Holy bountiful beets! Last week I was astounded by the awesome price of some of the fall veg out there. I was almost slack jawed as I got 10lb bags of potatoes, carrots and beets for $1.88 each. Are you freaking kidding me?? That’s incredible! Top it off with tomatoes, peppers of all colours and squash being only $0.99 a pound and that can only mean one thing… it is time to stock up on fresh local veggies. But what is one to do with many, MANY pounds of fresh veggies. Freeze them… silly goose.

Freezing your veggies is the quickest and easiest way to deal with huge amounts of produce that you want to save for a later date. Canning and turning items into sauce can be an all day adventure – very rewarding – but at the end you will still have 1/2 your veg still to deal with. In addition, once you have a full freezer it will use less electricity as the temperature is more easily regulated in a full freezer than an empty one. Filling your tummy and your wallet… that’s just smart.

So how do we go about this? Simple.

Beets, Carrots, Potatoes
If you don’t have a cold room or cellar like my parents used to (in which case beets, carrots, apples and potatoes can just sit in there for months in the cool temperature, not freezing but staying cool), then you can easily freeze them for later use. Wash them well, take out bad spots and cut them into the sized pieces that you would like to use. I have bags that are cut into large chunks, small chunks, slices, matchsitcks and even some baby carrots and beets cleaned and left whole but with the ends trimmed. Then into a freezer bag they go, remove the air and seal. Label them and freeze. It’s easier to un-thaw, and stack in your freezer if you make sure that the bag is level, not just full at the bottom and empty at the top.

Peppers & Tomatoes
These take a little more prep. Wash and remove stems (and seeds / membrane of peppers) cut into large slices and place on a cookie sheet. Freeze them on the cookie sheet, then once they are frozen remove from cookie sheet and put into a freezer bag. Remove air and put them back into the freezer. This will ensure that you are able to take only a few out at a time and they wont all freeze together – which has a tendency to happen because of the water content in peppers and tomatoes. They will be mushy when they are thawed but are perfect additions to soups, stews and sauces all winter long.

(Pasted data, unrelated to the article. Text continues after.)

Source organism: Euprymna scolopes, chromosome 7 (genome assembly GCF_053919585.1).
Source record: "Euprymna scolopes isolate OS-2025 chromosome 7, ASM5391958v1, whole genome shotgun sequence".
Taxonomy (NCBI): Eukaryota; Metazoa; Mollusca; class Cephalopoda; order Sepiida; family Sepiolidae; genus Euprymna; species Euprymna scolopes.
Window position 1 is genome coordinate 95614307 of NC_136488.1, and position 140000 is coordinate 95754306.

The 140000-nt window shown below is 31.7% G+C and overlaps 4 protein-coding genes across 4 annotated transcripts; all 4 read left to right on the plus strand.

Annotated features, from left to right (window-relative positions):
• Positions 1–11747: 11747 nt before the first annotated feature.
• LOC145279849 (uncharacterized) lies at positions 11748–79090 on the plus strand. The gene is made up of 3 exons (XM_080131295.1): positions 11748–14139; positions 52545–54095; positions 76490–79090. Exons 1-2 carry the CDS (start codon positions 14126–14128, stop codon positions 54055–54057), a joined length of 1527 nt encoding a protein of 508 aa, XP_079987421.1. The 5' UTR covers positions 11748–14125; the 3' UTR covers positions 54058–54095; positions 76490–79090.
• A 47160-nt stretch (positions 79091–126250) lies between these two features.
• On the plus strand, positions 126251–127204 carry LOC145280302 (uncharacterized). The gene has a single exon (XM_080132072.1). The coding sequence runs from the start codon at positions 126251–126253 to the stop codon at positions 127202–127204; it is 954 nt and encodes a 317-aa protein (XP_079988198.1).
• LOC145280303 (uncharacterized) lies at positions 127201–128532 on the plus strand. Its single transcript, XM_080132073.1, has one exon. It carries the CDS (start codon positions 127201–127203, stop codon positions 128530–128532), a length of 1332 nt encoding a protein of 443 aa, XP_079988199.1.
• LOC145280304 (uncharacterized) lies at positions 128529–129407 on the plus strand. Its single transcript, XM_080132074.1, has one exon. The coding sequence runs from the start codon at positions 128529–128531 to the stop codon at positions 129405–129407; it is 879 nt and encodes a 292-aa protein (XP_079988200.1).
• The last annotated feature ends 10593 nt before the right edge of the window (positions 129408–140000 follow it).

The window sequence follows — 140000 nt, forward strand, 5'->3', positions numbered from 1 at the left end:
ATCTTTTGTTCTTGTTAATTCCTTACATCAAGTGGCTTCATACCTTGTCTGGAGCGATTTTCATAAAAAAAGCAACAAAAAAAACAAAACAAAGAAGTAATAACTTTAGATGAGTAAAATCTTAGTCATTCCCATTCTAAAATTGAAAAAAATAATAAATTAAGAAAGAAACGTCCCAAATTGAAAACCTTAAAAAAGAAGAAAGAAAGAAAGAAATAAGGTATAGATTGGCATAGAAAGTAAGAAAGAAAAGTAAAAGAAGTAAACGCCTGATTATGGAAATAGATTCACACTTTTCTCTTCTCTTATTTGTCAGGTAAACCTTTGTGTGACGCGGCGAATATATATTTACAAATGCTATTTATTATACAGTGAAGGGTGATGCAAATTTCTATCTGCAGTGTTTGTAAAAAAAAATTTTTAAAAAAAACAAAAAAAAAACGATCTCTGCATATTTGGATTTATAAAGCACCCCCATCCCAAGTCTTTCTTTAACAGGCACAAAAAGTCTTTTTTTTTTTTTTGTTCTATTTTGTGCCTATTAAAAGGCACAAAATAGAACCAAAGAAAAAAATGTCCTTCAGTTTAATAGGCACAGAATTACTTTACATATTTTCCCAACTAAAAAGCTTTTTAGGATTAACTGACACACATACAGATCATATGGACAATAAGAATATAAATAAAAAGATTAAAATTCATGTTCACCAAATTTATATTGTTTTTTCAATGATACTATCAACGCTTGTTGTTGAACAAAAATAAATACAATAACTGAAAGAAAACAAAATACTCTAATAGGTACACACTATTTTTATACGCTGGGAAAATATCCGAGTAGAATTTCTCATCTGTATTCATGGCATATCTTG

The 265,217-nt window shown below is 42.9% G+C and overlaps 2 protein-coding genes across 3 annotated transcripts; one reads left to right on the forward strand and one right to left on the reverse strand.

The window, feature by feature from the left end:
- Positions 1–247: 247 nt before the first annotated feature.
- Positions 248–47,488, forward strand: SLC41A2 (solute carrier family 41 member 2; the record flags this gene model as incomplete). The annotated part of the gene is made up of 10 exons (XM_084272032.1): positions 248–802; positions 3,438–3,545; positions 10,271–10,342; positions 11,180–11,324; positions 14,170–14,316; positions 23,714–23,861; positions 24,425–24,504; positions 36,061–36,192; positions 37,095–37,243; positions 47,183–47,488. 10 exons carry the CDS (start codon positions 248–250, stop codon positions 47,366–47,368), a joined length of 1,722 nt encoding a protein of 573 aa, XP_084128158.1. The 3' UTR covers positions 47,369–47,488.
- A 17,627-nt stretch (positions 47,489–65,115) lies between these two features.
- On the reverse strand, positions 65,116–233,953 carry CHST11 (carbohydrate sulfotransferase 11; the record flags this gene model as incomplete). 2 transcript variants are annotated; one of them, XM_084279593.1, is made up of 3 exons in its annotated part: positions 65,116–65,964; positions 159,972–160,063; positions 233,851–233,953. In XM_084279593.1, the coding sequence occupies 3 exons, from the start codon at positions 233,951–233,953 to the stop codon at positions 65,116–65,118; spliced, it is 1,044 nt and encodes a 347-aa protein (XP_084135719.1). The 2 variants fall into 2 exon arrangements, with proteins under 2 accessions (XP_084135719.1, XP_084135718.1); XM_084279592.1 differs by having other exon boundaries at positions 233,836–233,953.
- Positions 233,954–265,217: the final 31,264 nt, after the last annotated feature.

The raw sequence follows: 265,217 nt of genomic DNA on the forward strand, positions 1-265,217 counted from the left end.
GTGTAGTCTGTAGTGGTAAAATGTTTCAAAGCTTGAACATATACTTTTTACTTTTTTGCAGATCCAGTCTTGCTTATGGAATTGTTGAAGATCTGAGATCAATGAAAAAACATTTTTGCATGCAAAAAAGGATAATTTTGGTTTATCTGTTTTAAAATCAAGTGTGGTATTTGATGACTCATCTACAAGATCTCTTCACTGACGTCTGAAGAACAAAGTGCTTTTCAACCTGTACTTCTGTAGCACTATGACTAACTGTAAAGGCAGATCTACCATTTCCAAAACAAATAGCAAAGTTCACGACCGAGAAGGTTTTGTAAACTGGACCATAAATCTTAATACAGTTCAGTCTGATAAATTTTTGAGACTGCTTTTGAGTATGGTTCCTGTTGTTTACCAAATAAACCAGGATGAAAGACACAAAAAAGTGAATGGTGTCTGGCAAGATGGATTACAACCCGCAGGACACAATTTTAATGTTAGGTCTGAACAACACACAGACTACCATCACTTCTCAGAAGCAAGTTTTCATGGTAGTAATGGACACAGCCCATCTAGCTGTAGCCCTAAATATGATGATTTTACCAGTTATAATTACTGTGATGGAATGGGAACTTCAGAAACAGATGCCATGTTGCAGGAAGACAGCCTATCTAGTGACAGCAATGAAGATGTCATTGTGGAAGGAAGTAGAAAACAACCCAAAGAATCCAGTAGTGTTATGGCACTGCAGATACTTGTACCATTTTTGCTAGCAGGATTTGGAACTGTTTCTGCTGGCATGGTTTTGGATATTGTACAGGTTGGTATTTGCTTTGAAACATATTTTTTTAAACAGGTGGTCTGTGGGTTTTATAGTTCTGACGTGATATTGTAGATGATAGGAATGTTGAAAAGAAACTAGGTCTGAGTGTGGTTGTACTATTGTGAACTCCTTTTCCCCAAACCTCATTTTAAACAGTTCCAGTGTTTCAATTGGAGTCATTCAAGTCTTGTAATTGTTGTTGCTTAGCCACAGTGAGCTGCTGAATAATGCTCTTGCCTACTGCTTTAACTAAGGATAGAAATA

These you need to roast first to remove seeds and the skin before putting into a freezer bag, removing the air and freezing. This isn’t something you want to be doing with small chunks once they have been thawed. Again for those lucky enough to have a cellar or cold room, squash can last in there for months.

Husk, blanch in hot water and put into a freezer bag to freeze. I’ve left it on the cob and not really had any problem with it. But you can also cut the corn off the cob and put it into a bag like that if you wish – uses less bags.

Now you are well on your way to freezing your savings! If you have any questions about a veg I didn’t list feel free to ask it in the comments section. Also, remember to label your bags. Not so much to know what is in them (see through bags usually help with that) but to know the date they were frozen so that if you have a bag left next year you can use that before using the newly frozen items. Happy Freezing!